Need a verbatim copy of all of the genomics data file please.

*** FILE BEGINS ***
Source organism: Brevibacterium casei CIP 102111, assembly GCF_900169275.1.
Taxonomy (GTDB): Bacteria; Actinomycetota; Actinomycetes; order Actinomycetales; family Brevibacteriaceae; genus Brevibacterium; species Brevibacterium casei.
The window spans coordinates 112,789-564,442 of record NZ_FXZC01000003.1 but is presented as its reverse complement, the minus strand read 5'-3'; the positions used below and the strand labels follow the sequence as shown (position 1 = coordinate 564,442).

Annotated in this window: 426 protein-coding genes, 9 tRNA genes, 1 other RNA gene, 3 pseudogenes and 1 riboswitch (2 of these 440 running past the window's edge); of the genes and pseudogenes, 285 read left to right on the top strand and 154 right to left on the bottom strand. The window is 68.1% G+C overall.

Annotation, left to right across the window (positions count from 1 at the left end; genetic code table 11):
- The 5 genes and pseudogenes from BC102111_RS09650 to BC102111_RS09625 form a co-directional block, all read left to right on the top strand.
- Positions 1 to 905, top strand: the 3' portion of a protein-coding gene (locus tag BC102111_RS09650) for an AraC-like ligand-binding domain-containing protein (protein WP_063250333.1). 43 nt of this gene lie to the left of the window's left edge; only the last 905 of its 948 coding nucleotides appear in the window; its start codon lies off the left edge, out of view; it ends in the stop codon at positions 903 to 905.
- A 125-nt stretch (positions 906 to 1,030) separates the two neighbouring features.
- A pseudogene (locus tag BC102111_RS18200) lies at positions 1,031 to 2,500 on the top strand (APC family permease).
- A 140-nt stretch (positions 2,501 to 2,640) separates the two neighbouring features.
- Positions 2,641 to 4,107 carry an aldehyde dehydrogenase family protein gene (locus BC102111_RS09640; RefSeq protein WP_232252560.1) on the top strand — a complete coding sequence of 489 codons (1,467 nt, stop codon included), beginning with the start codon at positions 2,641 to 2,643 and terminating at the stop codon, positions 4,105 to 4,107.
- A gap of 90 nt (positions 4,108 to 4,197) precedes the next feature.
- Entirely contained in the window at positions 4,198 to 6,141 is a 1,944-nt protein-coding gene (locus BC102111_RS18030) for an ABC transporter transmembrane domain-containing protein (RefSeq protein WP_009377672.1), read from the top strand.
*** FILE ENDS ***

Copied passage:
Source organism: Brevibacterium casei CIP 102111, assembly GCF_900169275.1.
Taxonomy (GTDB): Bacteria; Actinomycetota; Actinomycetes; order Actinomycetales; family Brevibacteriaceae; genus Brevibacterium; species Brevibacterium casei.
The window spans coordinates 112,789-564,442 of record NZ_FXZC01000003.1 but is presented as its reverse complement, the minus strand read 5'-3'; the positions used below and the strand labels follow the sequence as shown (position 1 = coordinate 564,442).

Annotated in this window: 426 protein-coding genes, 9 tRNA genes, 1 other RNA gene, 3 pseudogenes and 1 riboswitch (2 of these 440 running past the window's edge); of the genes and pseudogenes, 285 read left to right on the top strand and 154 right to left on the bottom strand. The window is 68.1% G+C overall.

Annotation, left to right across the window (positions count from 1 at the left end; genetic code table 11):
- The 5 genes and pseudogenes from BC102111_RS09650 to BC102111_RS09625 form a co-directional block, all read left to right on the top strand.
- Positions 1 to 905, top strand: the 3' portion of a protein-coding gene (locus tag BC102111_RS09650) for an AraC-like ligand-binding domain-containing protein (protein WP_063250333.1). 43 nt of this gene lie to the left of the window's left edge; only the last 905 of its 948 coding nucleotides appear in the window; its start codon lies off the left edge, out of view; it ends in the stop codon at positions 903 to 905.
- A 125-nt stretch (positions 906 to 1,030) separates the two neighbouring features.
- A pseudogene (locus tag BC102111_RS18200) lies at positions 1,031 to 2,500 on the top strand (APC family permease).
- A 140-nt stretch (positions 2,501 to 2,640) separates the two neighbouring features.
- Positions 2,641 to 4,107 carry an aldehyde dehydrogenase family protein gene (locus BC102111_RS09640; RefSeq protein WP_232252560.1) on the top strand — a complete coding sequence of 489 codons (1,467 nt, stop codon included), beginning with the start codon at positions 2,641 to 2,643 and terminating at the stop codon, positions 4,105 to 4,107.
- A gap of 90 nt (positions 4,108 to 4,197) precedes the next feature.
- Entirely contained in the window at positions 4,198 to 6,141 is a 1,944-nt protein-coding gene (locus BC102111_RS18030) for an ABC transporter transmembrane domain-containing protein (RefSeq protein WP_009377672.1), read from the top strand.